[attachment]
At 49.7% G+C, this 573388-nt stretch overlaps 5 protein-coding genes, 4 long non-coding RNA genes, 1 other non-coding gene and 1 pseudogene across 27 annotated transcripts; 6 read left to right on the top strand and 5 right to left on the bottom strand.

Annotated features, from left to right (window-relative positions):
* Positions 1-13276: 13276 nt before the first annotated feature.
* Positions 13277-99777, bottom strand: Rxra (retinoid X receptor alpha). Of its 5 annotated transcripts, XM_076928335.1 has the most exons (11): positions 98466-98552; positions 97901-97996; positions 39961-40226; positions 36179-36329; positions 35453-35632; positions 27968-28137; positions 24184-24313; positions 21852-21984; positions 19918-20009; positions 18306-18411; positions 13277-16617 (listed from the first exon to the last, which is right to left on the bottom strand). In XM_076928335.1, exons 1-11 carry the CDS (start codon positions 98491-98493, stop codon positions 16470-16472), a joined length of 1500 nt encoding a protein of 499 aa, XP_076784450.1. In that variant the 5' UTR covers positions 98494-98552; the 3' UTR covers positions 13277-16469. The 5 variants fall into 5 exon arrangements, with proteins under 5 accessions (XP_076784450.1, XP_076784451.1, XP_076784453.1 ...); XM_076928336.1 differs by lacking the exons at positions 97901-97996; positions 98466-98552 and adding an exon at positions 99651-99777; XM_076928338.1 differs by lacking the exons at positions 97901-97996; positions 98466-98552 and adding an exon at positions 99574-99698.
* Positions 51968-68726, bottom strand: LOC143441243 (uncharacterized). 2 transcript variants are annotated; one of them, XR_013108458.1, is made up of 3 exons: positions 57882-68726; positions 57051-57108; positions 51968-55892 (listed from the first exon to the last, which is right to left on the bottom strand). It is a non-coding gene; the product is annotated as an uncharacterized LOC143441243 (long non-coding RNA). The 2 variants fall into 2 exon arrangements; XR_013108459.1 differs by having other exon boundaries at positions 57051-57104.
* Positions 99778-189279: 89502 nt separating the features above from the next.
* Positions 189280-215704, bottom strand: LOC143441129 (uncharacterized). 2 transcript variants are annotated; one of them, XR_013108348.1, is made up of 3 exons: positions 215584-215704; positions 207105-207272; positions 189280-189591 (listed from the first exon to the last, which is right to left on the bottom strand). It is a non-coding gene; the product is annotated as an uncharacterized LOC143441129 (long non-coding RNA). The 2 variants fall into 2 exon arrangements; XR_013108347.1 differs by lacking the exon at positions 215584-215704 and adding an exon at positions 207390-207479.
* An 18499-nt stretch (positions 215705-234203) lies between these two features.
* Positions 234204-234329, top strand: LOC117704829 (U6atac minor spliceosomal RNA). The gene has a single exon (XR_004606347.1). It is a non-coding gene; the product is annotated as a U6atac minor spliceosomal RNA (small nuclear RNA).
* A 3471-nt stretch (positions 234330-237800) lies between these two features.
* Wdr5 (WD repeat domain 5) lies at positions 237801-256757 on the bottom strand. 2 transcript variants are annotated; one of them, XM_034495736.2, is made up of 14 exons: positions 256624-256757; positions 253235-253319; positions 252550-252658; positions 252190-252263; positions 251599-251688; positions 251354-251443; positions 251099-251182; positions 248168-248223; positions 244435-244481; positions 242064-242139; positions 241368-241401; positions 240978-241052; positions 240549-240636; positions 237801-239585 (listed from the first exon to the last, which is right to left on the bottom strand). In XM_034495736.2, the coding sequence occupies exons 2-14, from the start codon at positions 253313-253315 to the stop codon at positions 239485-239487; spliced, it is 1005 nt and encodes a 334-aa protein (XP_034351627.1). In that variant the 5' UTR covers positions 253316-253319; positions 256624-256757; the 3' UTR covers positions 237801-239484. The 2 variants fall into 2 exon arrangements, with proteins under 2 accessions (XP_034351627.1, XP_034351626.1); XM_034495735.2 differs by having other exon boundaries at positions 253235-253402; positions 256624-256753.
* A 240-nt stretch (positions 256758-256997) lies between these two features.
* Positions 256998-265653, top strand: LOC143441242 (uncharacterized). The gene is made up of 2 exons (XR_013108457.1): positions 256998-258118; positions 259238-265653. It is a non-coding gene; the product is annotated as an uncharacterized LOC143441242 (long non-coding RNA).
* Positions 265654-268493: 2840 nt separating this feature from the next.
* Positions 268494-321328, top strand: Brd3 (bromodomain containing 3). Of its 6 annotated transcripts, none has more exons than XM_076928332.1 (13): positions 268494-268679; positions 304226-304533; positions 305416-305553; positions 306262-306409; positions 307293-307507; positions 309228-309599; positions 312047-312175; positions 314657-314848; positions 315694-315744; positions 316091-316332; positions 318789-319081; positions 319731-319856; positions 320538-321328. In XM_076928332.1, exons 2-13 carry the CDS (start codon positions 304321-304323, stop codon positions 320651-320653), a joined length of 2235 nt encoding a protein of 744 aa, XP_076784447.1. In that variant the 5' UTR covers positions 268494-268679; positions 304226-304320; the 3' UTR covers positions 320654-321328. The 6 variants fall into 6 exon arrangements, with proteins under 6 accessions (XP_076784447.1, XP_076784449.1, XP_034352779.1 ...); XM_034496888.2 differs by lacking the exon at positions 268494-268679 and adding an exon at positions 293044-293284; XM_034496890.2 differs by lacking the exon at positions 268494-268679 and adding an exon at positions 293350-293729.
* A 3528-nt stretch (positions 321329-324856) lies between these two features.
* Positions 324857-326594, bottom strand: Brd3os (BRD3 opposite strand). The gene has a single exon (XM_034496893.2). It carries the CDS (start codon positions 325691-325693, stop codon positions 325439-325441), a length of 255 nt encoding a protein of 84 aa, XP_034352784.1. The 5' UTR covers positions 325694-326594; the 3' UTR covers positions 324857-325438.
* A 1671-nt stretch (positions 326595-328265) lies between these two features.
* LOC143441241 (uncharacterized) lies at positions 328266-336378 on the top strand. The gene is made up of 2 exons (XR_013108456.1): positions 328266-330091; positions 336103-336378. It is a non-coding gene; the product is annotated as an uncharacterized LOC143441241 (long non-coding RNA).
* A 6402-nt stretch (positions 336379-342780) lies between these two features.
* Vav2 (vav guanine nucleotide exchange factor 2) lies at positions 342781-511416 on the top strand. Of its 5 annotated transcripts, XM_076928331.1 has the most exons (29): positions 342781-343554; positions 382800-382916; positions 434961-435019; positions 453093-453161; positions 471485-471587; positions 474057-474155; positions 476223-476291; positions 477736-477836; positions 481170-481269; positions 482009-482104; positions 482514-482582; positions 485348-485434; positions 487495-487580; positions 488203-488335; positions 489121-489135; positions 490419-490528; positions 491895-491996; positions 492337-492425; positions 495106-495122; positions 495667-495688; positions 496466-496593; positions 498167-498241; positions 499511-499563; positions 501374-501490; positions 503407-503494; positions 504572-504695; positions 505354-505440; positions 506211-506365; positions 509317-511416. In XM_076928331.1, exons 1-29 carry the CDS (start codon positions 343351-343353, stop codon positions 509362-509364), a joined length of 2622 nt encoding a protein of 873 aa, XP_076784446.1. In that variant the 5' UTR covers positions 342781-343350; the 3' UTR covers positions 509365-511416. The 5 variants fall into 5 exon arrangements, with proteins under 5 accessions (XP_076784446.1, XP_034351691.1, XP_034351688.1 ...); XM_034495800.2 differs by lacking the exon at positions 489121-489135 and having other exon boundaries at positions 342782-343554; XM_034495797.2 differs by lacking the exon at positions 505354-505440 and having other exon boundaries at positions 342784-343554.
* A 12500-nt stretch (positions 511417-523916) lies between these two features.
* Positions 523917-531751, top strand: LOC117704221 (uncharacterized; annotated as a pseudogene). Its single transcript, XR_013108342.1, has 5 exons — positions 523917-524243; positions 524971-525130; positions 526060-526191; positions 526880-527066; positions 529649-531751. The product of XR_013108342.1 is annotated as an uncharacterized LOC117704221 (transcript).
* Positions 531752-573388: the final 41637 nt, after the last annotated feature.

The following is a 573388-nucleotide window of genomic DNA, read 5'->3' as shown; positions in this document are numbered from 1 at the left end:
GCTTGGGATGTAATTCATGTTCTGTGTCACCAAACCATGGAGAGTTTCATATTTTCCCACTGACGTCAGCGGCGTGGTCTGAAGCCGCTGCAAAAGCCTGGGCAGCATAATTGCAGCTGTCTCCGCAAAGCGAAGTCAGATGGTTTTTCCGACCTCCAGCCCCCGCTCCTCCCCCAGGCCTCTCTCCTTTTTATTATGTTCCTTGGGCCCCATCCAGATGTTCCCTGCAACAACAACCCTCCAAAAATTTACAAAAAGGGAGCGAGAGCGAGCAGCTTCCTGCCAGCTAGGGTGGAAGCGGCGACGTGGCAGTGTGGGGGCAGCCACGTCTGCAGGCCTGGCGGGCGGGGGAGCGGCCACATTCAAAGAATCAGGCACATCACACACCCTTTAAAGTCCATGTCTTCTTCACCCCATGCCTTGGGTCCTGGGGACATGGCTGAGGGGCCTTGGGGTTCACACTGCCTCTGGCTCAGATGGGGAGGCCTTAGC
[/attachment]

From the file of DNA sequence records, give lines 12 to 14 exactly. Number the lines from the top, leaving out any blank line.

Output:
* A 240-nt stretch (positions 256758-256997) lies between these two features.
* Positions 256998-265653, top strand: LOC143441242 (uncharacterized). The gene is made up of 2 exons (XR_013108457.1): positions 256998-258118; positions 259238-265653. It is a non-coding gene; the product is annotated as an uncharacterized LOC143441242 (long non-coding RNA).
* Positions 265654-268493: 2840 nt separating this feature from the next.